Monday, Dec. 17, 2012 | 3:37 p.m.
Nevada’s election is finally, officially over. And — surprise! — President Barack Obama won the state.
At the Capitol, the state’s six presidential electors unanimously cast their votes for Obama and Vice President Joe Biden on Monday afternoon.
Obama beat Republican nominee Mitt Romney 531,373 to 463,567 in the Nov. 6 general election.
But the nation’s president is not, of course, selected by the results of the popular vote. Instead the office is decided by the 538 members of the Electoral College. Secretary of State Ross Miller explained it is a system forged by the country’s Founding Fathers as a compromise between giving the people the direct right to select the president and allowing them to pick indirectly.
Fair or not, this system has been fantastic for swing state Nevada, or at least political junkies here. It allows presidential candidates to ignore voters in solidly Democratic or Republican states, such as New York and Texas, but gives toss-up states such as Nevada, Ohio and Florida a prominent role every four years.
Efforts to switch to a national popular vote gained steam after the 2000 election, when Democrat Al Gore won the popular vote but Republican George W. Bush won the Electoral College.
But Miller said Nevadans should be wary of changing the current setup.
“There’s historical precedent for the Electoral College,” Miller said. “Also selfishly, we have a lot to lose.”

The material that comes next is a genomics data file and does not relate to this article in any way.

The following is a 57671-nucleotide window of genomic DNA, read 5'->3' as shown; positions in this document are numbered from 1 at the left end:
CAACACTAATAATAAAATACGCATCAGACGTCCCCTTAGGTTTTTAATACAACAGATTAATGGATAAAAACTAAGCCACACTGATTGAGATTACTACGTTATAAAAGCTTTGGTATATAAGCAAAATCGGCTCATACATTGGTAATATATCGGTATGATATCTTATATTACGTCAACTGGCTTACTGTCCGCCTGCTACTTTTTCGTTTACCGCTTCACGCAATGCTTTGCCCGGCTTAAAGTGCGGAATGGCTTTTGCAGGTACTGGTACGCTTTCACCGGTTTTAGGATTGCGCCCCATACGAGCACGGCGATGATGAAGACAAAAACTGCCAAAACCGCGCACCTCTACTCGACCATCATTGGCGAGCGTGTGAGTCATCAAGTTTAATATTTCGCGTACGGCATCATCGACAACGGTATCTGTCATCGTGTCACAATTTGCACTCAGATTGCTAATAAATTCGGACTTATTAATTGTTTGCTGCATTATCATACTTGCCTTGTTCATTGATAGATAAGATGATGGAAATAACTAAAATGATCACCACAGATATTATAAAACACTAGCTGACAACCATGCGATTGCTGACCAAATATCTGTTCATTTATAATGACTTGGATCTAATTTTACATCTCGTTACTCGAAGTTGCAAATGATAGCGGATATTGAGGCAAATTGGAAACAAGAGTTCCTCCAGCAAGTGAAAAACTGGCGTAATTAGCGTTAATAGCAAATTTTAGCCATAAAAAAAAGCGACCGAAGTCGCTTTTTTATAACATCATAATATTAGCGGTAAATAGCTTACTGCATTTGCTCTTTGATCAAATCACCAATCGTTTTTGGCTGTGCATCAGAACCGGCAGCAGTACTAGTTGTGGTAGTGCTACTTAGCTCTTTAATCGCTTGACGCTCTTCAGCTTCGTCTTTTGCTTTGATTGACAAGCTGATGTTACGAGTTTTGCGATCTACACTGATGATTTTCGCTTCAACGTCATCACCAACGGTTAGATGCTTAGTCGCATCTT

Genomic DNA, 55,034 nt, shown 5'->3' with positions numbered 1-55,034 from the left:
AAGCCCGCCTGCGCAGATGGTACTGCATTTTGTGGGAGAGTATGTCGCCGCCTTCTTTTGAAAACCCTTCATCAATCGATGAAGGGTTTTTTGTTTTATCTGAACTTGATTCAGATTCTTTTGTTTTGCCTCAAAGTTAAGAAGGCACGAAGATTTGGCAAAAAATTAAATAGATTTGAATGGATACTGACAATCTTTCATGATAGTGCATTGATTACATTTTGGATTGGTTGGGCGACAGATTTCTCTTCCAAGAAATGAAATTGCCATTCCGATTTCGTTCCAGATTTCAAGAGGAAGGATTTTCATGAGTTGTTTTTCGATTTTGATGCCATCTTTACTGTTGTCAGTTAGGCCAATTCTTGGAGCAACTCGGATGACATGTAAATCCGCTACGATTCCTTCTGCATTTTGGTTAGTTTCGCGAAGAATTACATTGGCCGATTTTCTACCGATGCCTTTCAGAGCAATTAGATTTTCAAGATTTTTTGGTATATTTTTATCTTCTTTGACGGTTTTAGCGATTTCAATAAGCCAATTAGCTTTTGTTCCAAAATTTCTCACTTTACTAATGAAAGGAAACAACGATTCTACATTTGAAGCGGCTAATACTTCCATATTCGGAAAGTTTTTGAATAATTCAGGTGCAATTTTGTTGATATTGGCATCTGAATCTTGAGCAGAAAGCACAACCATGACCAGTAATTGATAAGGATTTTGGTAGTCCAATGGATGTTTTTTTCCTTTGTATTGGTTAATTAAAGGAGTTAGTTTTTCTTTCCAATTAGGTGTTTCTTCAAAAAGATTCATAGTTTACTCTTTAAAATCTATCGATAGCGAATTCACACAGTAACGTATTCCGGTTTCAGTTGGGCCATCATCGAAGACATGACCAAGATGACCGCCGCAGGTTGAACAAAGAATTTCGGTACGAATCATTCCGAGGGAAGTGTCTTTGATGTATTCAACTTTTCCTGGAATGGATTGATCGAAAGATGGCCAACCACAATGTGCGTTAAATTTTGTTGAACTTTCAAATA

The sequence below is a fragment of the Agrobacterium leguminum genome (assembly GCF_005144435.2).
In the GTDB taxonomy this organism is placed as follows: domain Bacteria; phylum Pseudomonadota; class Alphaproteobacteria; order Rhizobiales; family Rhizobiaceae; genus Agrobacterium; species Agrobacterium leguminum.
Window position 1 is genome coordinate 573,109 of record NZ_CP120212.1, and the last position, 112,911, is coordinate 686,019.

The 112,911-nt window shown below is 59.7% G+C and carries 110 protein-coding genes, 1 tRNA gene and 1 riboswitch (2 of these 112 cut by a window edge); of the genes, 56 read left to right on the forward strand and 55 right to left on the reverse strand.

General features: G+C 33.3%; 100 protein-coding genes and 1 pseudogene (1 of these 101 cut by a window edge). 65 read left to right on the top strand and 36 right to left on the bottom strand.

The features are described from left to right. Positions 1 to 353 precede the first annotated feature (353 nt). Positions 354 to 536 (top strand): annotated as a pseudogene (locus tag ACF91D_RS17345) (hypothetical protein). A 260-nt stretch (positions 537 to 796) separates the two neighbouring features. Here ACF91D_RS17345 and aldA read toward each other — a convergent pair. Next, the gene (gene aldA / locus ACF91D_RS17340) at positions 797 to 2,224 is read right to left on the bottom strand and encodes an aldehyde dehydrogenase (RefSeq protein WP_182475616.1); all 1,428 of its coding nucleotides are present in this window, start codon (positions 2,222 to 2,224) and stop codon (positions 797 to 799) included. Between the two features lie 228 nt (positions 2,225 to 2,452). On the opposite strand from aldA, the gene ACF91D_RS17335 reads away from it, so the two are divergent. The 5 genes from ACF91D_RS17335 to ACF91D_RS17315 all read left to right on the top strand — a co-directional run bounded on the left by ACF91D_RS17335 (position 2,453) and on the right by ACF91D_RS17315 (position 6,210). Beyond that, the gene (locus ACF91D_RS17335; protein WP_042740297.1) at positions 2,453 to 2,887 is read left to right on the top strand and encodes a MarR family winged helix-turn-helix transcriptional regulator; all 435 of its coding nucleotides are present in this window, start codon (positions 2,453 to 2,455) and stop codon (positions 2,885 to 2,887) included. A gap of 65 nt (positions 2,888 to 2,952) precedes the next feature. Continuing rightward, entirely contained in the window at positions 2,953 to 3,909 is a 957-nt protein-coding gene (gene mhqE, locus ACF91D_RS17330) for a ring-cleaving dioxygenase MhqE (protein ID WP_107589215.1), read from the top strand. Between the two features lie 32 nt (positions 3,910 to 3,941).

He said candidates for president “talk about issues important to Nevada.”
Plus, he joked, what about all that spending on television ads Nevadans got bombarded with? “TV stations’ holiday parties would plummet significantly,” he said.
But seriously, folks. Miller said “administering a true national election, if there ever was a recount, would be difficult, if not impossible.”
Nevada law requires the electors, chosen by the victorious candidate’s state party, to vote “only for the nominees for president and vice president of the party ... that prevailed in this state in the preceding general election.”
But the law doesn’t stipulate any penalty for breaking that law. (Miller said it’s never been an issue.)
Randy Soltero, an elector and labor representative, said he got one letter from a woman in Pennsylvania, pleading with him to pick Mitt Romney at Monday’s vote. She argued the country needed a businessman. “It was very well-written,” he said. “It was very respectful.”
But ultimately, it didn’t change his mind.